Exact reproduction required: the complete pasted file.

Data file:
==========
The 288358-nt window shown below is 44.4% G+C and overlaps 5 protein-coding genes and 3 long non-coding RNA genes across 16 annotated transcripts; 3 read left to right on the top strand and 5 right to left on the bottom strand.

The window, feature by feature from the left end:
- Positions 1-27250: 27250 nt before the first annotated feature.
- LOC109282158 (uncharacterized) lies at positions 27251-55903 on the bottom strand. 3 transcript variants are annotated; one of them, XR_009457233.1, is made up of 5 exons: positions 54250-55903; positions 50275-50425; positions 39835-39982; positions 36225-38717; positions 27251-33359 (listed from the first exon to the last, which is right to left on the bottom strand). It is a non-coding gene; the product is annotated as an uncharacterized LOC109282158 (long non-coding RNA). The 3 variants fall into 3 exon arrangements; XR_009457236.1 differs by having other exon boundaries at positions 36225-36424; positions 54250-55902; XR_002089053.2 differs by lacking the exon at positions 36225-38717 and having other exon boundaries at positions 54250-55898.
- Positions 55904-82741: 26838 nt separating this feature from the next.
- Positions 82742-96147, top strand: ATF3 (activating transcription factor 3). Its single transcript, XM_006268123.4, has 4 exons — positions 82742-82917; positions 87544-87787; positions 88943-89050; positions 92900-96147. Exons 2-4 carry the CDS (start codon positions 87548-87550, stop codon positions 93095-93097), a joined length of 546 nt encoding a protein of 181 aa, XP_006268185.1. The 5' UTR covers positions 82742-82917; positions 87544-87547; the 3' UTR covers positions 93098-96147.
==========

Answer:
The 288358-nt window shown below is 44.4% G+C and overlaps 5 protein-coding genes and 3 long non-coding RNA genes across 16 annotated transcripts; 3 read left to right on the top strand and 5 right to left on the bottom strand.

The window, feature by feature from the left end:
- Positions 1-27250: 27250 nt before the first annotated feature.
- LOC109282158 (uncharacterized) lies at positions 27251-55903 on the bottom strand. 3 transcript variants are annotated; one of them, XR_009457233.1, is made up of 5 exons: positions 54250-55903; positions 50275-50425; positions 39835-39982; positions 36225-38717; positions 27251-33359 (listed from the first exon to the last, which is right to left on the bottom strand). It is a non-coding gene; the product is annotated as an uncharacterized LOC109282158 (long non-coding RNA). The 3 variants fall into 3 exon arrangements; XR_009457236.1 differs by having other exon boundaries at positions 36225-36424; positions 54250-55902; XR_002089053.2 differs by lacking the exon at positions 36225-38717 and having other exon boundaries at positions 54250-55898.
- Positions 55904-82741: 26838 nt separating this feature from the next.
- Positions 82742-96147, top strand: ATF3 (activating transcription factor 3). Its single transcript, XM_006268123.4, has 4 exons — positions 82742-82917; positions 87544-87787; positions 88943-89050; positions 92900-96147. Exons 2-4 carry the CDS (start codon positions 87548-87550, stop codon positions 93095-93097), a joined length of 546 nt encoding a protein of 181 aa, XP_006268185.1. The 5' UTR covers positions 82742-82917; positions 87544-87547; the 3' UTR covers positions 93098-96147.